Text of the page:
What To Do When Your Child Wants to Quit Their Sport

 In Family

It’s not uncommon for children to go through a phase of wanting to quit a sport they previously loved. This can come as a shock to some parents and leave them confused about how to re-engage their child back into the sport, or if they even should.

More often than not, it is far more beneficial to encourage a child to stick with their sporting commitments than to let them quit. Some of these benefits happen as a result of seeing something through even when they really don’t want to do it anymore. 

Personal growth

Michelle Obama once famously, and rather controversially, revealed that she has a rule for both of her daughters when it comes to extracurricular activities. They are forced to choose two sports: one of their liking and one that she selects for them. 

“I want them to understand what it feels like to do something you don’t like and to improve,” she said. “Because in life you don’t always get to do the things you want.” 

This perseverance increases self-esteem, nurtures a positive mind-set and instils confidence and resilience in a young person. 

Growth as an athlete

In an ideal world, we would all take up any sport of our choice and become increasingly better at it until we are top of our game. This isn’t quite how it works in real life, however, and many young people feel like throwing in the towel when they hit a plateau in their improvement. Pushing through this stage is where the real growth begins for a lot of people. Future athletes are made when a person continues to keep getting back up and trying again.

Learning life coping skills

Anxiety is on the rise in our youth today and can play a big part in why a child may want to quit a sport. Giving up too easily can set the child up for a lifetime of thinking the only option when anxiety rears its head is to walk away. The best thing to do is to teach them ways to cope with anxiety, such as calming techniques, and prep them with lifelong skills they can use in all future situations.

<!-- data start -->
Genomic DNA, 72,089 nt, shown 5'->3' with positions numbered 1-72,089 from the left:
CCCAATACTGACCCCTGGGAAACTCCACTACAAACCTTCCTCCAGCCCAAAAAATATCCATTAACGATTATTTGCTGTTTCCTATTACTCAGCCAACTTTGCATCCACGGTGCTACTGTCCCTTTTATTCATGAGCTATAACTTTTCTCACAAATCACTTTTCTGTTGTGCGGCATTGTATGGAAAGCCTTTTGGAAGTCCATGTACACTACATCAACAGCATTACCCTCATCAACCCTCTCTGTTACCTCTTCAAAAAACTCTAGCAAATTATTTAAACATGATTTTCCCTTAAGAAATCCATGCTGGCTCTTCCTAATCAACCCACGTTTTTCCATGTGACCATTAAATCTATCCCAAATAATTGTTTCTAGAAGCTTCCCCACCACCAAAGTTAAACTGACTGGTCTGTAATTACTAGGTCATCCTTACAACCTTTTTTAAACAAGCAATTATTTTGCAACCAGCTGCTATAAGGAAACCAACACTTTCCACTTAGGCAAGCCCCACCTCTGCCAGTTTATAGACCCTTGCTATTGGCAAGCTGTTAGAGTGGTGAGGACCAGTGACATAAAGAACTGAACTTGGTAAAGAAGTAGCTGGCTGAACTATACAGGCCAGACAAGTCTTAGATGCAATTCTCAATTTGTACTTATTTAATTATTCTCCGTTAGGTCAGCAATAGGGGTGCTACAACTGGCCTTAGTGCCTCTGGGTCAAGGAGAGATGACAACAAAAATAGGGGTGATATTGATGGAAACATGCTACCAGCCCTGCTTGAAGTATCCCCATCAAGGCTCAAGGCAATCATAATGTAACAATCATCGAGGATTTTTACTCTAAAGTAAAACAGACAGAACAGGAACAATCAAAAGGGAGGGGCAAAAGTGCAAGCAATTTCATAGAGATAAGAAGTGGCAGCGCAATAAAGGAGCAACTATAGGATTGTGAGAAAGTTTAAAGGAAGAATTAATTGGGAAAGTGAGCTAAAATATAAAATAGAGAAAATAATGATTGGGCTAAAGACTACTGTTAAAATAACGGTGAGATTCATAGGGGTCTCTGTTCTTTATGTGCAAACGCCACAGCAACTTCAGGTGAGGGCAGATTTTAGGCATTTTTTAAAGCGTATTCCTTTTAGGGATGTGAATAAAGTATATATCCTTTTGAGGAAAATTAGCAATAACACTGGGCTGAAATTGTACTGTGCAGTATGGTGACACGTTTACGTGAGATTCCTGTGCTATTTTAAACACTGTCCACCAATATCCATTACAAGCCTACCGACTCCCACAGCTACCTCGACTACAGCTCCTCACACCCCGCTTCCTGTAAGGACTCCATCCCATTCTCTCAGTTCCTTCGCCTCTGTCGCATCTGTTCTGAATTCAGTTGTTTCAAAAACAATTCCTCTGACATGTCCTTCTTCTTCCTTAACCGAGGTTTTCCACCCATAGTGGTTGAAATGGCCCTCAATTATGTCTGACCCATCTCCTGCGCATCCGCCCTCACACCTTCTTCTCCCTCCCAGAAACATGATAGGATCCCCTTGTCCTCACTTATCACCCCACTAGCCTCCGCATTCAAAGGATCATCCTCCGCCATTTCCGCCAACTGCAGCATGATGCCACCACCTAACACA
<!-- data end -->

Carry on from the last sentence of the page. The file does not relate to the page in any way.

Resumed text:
It’s all about the fun

According to a study by the University of Washington, 9 out of 10 kids say the main reason they participate in a sport is that it’s fun. While this alone may not come as a surprise, the interesting thing was when the kids were asked to define what ‘fun’ meant to them. They came up with 81 different statements and then ranked these in order of importance. Surprisingly, ‘winning’ only came in at a low #48. The top statements were; 

  • trying your best
  • when a coach treats the players with respect
  • getting playing time
  • playing well together as a team

Once a sport stops being fun for a child, they tend to lose interest in playing at all. Here are some tips on how to keep it enjoyable and encourage them to stick with it:

Enrol in a sport they love

The first step is to find a sport they love. It can be hard to do this if they’ve never played different sports before, which is where places like Camp Blue are perfect. Kids can try a variety of sports without committing to a whole season or paying for uniforms and registrations. 

Play at the right skill level

Playing at a level that is way above your child’s skill runs the risk that they will lose confidence and feel bad about themselves. If they are the worst player on the team or a tournament by a long shot, or if they are never allowed off the bench to play, they will begin to detest the sport. Kids enjoy participating more than they enjoy winning. A sportsmanship study by the Josephson Institute of Ethics found that while high school athletes value winning, they would still much prefer to play for a losing team than sit on the bench for a winning team. 

Don’t compare to others

It’s great to discuss your child’s sports games with them but try your hardest not to compare them to the other kids. Everyone plays at different skill levels at different stages of their life and each person needs to forge their own path in the sporting arena. 

Kids love it when their parents take an interest in their activities, but that will sour quickly if the interest becomes overbearing or critical. A child will become a far better athlete if they are allowed to make mistakes than if they are too scared to put a foot wrong. 

Sport benefits an adolescent’s physical and mental health, social wellbeing and keeps them off their devices. Each child is different, and quitting shouldn’t be immediately dismissed without some discussion, but often the above-mentioned benefits are well worth pushing through the quitting stage. 

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